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COllaborative Network for Training and EXpertise in psychoTraumatology

Periodic Reporting for period 2 - CONTEXT (COllaborative Network for Training and EXpertise in psychoTraumatology)

Reporting period: 2018-09-01 to 2020-11-30

Mental health disorders afflict more than one-third of the EU’s population annually at a cost of €432 billion. The ‘COllaborative Network for Training and EXcellence in psychoTraumatology’ (CONTEXT) is an international, interdisciplinary European Industrial Doctorate designed to address deficiencies in psychotraumatology training and innovation. CONTEXT brought together a collaboration of individuals across the academic, non-governmental and public sectors to provide a unique training experience to 12 ESRs. By granting ESRs access to populations not otherwise accessible in any other doctoral training programme, CONTEXT facilitated a new cohort of researchers and practitioners who now have the capacity to translate research into practice, thereby mitigating the impact of psychotrauma in the EU. In this way, CONTEXT achieved its goal to develop a high quality, innovative research training programme to build capacity and expertise, and foster innovative social enterprise in psychotraumatology. The nine CONTEXT beneficiaries represent a diverse intersectoral consortium well placed to train and supervise the 12 ESRs. Three interconnected research work packages, each targeting a priority population in Europe (asylum seekers and refugees; emergency-service personnel and humanitarian first-responders; and victims and perpetrators of childhood- and gender-based violence), were successful in addressing current and emergent skill and professional deficiencies that are essential to curb the adverse consequences of trauma exposure.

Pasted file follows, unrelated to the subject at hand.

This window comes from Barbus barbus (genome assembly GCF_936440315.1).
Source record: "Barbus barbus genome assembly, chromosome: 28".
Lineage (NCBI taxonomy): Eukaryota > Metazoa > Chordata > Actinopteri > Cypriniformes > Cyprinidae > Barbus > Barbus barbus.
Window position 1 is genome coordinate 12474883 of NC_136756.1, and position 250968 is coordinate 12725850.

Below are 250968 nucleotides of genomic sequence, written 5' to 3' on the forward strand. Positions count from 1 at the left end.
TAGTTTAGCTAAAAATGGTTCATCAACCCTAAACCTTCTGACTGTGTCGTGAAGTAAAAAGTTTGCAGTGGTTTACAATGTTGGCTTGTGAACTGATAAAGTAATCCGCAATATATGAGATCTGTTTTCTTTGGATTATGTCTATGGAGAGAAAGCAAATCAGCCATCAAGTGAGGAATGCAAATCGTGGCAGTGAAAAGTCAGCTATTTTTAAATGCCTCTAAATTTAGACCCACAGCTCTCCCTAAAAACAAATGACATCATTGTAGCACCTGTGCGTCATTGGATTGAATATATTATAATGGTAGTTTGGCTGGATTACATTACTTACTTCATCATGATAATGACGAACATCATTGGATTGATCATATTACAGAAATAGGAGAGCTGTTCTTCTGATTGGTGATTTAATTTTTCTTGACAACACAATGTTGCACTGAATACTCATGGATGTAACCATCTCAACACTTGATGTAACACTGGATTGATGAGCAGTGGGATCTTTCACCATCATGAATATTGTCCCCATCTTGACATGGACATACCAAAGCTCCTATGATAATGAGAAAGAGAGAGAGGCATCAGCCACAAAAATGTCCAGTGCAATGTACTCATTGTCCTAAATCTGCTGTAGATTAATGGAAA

Designed as an ambitious, four-year European Industrial Doctorate officially launched on September 28th 2016, CONTEXT is an international consortium comprised of nine beneficiaries, who, together, have successfully built the capacity and expertise of twelve early-stage researchers (ESRs) to foster innovative practice and social enterprise in the area of psychotraumatology. All ESRs have completed their core and transferable skills network-wide training in state-of-the-art applications of quantitative and qualitative research methods and data analysis, as well as training in the dissemination and communication of their research findings. In addition to these network-wide training events, the individual ESRs undertook over 110 individual trainings to further advance their skills specific to their individual research projects (IRPs). Following completion of a minimum of 14 months within one of three academic settings (Trinity College Dublin, Ulster University, and the University of Southern Denmark), all ESRs completed between 18-22 months on secondment to one of CONTEXT’s six non-academic beneficiaries (Police Service of Northern Ireland, Probation Bord of Northern Ireland, Spirasi, Dublin Rape Crisis Centre, the Danish Red Cross, the Danish Children’s Centres). Working together, and as outlined in the rest of this final technical report, CONTEXT has successfully delivered on its three principal objectives, delivering 57 deliverables, passing 8 key milestones, and producing over 180 scientific and public engagement outputs over the last four years. Finding generated across the twelve IRPs have ultimately resulted in the incorporation of more evidence-based practices to improve the services offered to vulnerable groups by our non-academic beneficiary partners. At the time of writing, all twelve ESRs have successfully submitted their theses (D7.10). In recognition of the success of CONTEXT, and following a fruitful mid-term review held on August 20th, 2018, CONTEXT was put forward as an MSCA-ITN “success story” within the European Commission’s Research Executive Agency (REA). The final CONTEXT conference, held virtually on November 11th, 2020 marked the wrap-up of the CONTEXT programme after four years of collegial and supportive participation. The aim is to continue this work going forward as the newly launched MSCA European Psychotraumatology Research Unit.